There is nothing else, but the present moment.

The only past or future there can ever be is a conceptual one that arises as a current thought right now.

The illusion of time is ‘created’ by thinking.
Past and future are mere conceptual constructs, nothing more.

The present moment is all there is.
There is nothing outside of this moment.

Is physical pain a source of suffering?

275We are taught from early childhood that physical pain is a source of suffering. The two words – pain and suffering –, sometimes even used interchangeably, as if they were pointing to the same thing.

However, physical pain in the body is nothing more than an arising sensation that is labelled as ‘painful’. When this label is put onto the raw sensation accompanied with a story about how bad this experience is – that is the cause of suffering, not the physical sensation itself.

The word ‘pain’ is not just a simple ordinary word, because it goes hand in hand with a bunch of other labels: ‘having pain is bad’, ‘I don’t want it’, ‘I want it to go away’, ‘I don’t want to be sick’, and so on. So even if just this single word ‘pain’ is put onto the raw physical experience, all the other conditioned labels are also automatically applied. When this happens unconsciously, and not seen for what it is – only a stream of thoughts – the suffering is guaranteed.

The bodily sensation does not have any innate attributes at all. It is just IS as it is. It is not bad or painful, only thought-labels suggest otherwise.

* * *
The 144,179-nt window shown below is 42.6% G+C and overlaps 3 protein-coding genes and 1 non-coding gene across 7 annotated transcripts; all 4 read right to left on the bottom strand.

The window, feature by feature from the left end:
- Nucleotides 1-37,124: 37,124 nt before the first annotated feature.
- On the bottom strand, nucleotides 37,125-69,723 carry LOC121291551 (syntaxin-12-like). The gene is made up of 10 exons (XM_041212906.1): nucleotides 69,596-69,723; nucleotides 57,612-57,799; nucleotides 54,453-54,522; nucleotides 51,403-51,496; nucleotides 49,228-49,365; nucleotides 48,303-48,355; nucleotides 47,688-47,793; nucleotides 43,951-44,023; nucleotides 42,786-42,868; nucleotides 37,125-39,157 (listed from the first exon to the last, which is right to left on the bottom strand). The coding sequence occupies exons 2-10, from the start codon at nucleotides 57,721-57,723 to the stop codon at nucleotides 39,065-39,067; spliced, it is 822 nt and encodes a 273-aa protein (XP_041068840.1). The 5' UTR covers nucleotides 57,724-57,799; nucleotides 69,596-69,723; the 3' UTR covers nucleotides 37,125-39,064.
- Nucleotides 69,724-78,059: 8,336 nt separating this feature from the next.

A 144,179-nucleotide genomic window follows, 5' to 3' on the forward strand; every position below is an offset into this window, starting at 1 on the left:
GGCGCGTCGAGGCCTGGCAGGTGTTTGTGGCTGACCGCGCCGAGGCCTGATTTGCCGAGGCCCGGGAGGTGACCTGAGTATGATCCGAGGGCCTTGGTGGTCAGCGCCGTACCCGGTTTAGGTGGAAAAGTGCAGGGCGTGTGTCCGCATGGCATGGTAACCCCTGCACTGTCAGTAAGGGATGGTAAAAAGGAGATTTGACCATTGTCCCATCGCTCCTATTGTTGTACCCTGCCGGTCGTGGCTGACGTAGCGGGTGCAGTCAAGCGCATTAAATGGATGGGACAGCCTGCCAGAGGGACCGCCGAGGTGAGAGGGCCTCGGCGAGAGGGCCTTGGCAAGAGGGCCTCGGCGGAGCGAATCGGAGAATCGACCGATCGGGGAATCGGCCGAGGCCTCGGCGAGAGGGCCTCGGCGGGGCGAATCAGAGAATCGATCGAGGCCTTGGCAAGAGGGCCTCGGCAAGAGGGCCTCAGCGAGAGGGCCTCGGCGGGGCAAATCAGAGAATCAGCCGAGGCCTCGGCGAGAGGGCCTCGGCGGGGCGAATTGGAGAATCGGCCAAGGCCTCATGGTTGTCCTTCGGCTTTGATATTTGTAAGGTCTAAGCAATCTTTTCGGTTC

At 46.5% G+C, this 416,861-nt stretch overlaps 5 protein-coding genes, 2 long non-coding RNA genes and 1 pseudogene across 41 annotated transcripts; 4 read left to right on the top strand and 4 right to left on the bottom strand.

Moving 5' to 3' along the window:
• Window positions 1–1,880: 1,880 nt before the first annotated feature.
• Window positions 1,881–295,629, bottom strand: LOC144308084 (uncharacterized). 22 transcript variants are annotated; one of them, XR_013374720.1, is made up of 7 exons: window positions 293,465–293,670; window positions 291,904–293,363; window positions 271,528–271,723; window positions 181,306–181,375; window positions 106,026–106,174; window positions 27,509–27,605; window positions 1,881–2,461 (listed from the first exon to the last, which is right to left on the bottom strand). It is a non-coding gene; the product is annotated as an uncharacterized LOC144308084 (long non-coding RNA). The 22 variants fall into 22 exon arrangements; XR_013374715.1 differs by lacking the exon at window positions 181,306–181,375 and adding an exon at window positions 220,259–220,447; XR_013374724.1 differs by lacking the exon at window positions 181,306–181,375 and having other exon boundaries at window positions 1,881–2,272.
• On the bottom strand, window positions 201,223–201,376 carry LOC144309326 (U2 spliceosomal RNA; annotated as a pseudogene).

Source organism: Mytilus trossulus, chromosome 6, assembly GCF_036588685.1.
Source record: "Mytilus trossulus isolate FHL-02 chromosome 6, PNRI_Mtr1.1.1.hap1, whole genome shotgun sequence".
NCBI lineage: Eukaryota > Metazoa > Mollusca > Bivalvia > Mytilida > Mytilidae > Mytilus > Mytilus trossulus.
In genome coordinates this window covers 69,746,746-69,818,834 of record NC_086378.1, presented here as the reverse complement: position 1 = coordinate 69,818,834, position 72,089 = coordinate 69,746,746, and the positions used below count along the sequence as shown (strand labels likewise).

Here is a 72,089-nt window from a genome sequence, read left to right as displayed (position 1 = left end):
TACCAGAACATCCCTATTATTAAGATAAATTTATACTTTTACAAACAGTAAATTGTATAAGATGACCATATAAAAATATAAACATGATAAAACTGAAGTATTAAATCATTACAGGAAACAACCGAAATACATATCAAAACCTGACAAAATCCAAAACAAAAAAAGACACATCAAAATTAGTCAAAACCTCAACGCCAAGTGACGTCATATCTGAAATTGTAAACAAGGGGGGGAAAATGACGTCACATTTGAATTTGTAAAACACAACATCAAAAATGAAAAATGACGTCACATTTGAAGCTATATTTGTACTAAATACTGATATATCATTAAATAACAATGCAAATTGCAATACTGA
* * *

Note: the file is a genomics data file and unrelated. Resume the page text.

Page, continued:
However, in order to see the difference between pain and suffering, it is not sufficient to believe these lines. You have to see it for ‘yourself’; not thinking about it, but LOOKING at it.

Next time when there is a physical pain, there is an opportunity for paying attention to the bodily sensation itself. When all the thought-labels are ignored, what is the raw experience like? Does it have a shape or form? Does it say that ‘I am the pain’?

What kinds of thought-tags arise interpreting the experience? ‘Oh, it hurts’, ‘this is pain’, ‘I don’t want it’… Are there any accompanying mental images about the body or certain body parts? Maybe a picture from the ‘past’ or an image projected onto the ‘future’?

What is left, when all the stories, thought-labels and mental images are just observed but not believed or resisted? When they are seen for what they are – simply thoughts and images passing by, like clouds on the sky… what is left then?